9 Practical Tips to an Organized Speech Room You will Love!


Do you ever feel that if you don’t have your speech room organized before students start school that the year will be a long, downhill slide? If you don't love your space, it affects your mood whenever you walk in the door.


And if you have multiple schools, the effect is just magnified!

9 Practical Tips to a Speech Room You will Love!

Since time is so precious at the beginning of the school year, here are some practical tips to think about before you even enter the building. Going in with a plan for priorities can help you get off to a good start more quickly!

Organizing Furniture

👀 Seat students where they can see a bulletin board with posters of the strategies you will be teaching. It is great for helping them to use the strategies more independently over the year.

👀 Place your chair in a position where you can reach the phone (for help if needed) or door (for students who are runners) before your students can leave your room. If you don’t have a rolling desk chair, consider getting one as it makes reaching students and supplies so much easier.

👀 Have a low file drawer, or even better, a rolling cart, within arm’s reach of where you are sitting. This is the place to keep basic supplies, log notes, books and other therapy items that you are currently using.

👀  Put your computer in a place where the students can easily see online activities from their seats or be able to pull their chairs over to it. This makes accessing online resources as part of your therapy easier.

     


9 Practical Tips to a Speech Room You will Love!

Consider individual student needs



👀 Some students are better able to work in defined areas with boundaries. You may be able to easily rearrange one chair to a better location if you plan ahead.

👀 If your room size allows, it is great to have a single desk for kids who come individually and need boundaries. Place it where there is a wall at their back and/or side and they have an undistracted view, if possible.

👀 Windows tend to be more distracting than wall decorations because of the movements you catch out of the corner of your eyes.

👀 If your room is small, you have boundaries built-in! You just might need to give your table a push in one direction or another to make it work.

👀 In a perfect world (LOL) there would be a rug or bean bag chair symbolizing a quiet area, with a ‘BREAK’ symbol near it, allowing you to prompt your student to request a break when they start looking stressed or begin getting up from the table.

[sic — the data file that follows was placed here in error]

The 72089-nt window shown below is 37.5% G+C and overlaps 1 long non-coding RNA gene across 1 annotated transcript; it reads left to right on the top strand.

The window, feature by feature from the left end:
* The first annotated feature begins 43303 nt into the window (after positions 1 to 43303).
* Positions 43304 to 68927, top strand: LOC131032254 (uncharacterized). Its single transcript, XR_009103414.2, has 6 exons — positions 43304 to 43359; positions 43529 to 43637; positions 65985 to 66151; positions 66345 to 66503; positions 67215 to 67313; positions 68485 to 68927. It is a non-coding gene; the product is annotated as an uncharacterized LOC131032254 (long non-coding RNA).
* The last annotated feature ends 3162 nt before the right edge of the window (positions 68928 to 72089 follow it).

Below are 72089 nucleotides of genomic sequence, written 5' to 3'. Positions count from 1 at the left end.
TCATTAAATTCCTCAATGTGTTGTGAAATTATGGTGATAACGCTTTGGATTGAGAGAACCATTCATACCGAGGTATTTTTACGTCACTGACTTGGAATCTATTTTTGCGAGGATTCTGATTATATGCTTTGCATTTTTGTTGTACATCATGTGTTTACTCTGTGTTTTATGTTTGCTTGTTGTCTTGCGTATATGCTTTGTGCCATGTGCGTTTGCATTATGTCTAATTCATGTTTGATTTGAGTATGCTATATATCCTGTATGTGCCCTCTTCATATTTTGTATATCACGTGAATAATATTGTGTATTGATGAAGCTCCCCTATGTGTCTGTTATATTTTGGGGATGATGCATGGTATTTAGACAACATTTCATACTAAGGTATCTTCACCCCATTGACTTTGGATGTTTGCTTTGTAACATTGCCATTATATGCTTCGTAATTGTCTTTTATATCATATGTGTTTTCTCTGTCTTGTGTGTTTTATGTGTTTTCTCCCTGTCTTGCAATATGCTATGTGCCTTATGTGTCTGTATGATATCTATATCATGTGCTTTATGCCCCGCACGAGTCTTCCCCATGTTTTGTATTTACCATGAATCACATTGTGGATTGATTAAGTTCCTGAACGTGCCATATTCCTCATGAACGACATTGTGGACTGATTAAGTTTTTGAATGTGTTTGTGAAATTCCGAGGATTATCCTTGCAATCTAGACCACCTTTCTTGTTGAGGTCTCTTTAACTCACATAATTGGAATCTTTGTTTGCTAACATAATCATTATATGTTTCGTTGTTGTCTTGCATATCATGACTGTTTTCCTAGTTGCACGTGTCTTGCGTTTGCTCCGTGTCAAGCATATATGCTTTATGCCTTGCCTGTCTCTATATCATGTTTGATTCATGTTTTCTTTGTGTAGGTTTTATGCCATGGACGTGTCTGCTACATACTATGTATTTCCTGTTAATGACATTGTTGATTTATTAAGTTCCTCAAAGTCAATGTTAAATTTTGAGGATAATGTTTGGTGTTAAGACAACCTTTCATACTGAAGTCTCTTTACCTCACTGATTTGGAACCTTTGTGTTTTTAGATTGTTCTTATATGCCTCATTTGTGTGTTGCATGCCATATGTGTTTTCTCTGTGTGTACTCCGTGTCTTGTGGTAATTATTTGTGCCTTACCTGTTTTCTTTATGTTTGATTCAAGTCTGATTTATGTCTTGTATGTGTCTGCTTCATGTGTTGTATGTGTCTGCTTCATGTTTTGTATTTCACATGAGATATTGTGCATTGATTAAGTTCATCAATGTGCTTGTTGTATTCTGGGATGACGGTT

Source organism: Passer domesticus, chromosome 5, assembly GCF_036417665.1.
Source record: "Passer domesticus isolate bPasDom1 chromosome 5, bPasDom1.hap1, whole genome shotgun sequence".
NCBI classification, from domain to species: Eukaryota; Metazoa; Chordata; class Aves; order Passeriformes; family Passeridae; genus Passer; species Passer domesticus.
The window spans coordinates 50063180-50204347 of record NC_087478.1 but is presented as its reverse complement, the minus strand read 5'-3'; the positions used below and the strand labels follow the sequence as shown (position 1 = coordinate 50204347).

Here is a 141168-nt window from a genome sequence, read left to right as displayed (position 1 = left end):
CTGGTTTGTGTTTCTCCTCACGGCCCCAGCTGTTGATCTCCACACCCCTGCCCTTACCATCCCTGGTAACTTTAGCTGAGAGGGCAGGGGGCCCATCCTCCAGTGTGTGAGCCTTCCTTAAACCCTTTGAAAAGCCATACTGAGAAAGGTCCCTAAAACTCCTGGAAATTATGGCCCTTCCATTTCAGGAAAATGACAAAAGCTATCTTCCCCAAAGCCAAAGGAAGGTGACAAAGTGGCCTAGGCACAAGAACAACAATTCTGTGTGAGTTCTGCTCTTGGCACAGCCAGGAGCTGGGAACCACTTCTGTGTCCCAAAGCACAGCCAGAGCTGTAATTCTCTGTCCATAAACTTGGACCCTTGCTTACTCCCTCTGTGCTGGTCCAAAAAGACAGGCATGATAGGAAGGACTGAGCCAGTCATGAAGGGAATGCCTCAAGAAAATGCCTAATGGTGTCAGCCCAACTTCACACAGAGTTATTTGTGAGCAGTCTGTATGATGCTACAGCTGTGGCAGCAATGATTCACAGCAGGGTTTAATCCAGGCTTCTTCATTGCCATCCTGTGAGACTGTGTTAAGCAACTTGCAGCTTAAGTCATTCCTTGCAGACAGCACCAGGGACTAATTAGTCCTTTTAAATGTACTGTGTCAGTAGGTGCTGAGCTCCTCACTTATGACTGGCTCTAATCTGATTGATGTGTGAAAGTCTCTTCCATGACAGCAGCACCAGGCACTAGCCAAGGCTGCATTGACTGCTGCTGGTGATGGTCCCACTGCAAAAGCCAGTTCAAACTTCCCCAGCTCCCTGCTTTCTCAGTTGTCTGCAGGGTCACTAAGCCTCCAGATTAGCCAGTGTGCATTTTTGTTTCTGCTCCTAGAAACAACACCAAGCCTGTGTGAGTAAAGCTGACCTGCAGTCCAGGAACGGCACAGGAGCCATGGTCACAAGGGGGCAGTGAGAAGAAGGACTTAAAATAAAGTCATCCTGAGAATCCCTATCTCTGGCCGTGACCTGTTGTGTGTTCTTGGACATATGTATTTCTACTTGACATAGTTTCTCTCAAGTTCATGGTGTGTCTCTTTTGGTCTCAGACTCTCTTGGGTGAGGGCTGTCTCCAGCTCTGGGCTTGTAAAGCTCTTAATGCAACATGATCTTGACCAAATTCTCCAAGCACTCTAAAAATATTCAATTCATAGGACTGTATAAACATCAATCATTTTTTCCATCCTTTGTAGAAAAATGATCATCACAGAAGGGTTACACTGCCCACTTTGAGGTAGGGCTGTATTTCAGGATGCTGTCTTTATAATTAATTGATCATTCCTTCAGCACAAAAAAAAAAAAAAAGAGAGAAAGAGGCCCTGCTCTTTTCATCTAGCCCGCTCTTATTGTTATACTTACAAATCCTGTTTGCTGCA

👀 Nonverbal students with motor planning problems may need to practice using communication boards or picture exchanges with locations on the table changed. I found this out, to my chagrin, when a student could only exchange a symbol if I was sitting across from him. Real life does not have static positions!


9 Practical Tips to a Speech Room You will Love!
   
 Organizing Materials

There are so many ways to store materials!  For my tips on how to store worksheets and TpT materials, check out this post.

Shelving is the best bet for games and toys. If you don’t have built-in classroom shelving, inexpensive plastic shelves that come apart easily for summer storage work well.

👀 For young or easily distracted kids, a cover for the shelves is helpful to eliminate distractions and show that it is work time. Fabric, like felt or a sheet, works well as you can pull them aside to make the toys visible during reinforcement or free request time.

👀 You can also quickly place a board with symbols of the available choices on the cover for students to request the one they want. If you say, “Sure, go get it.” after the request, you can see if they are functionally discriminating the symbol system.

Bins have many uses!


👀 Keep a bin of the books, activities, and worksheets you are currently using within easy reach (on top of your short filing cabinet or in your rolling cart.

👀 If your caseload is diverse, have one bin for the younger/lower level materials and another for the older/higher level materials.

👀 This makes it easier to quickly grab what you need, to adjust activities for mixed levels, or add a quick activity to end the session.

9 Practical Tips to a Speech Room You will Love!

Containers! I just love containers!

👀 Keep a container in easy reach with school supplies you frequently use.

👀 Use colorful seasonal boxes or containers with a fun open-ended thematic game to use as a review activity to start the next session.

👀 Put some thematic toys for younger kids or challenge activities for older kids in visible containers. Sooner or later, someone will get curious and ask about it!

👀 This makes it useful for unprompted requesting, questioning, quick language samples, checking different skills than you are currently addressing, or just for a bit of fun!

👀 Having a variety of fun thematic activities available helps pull mixed groups together! The photo shows how I did this one fall.

👀 The activities included funny apples describing cards, sorting boards to check flexibility in categorizing skills, and a describing poster that looks great on bulletin boards.

What is your best tip for organizing your speech room?

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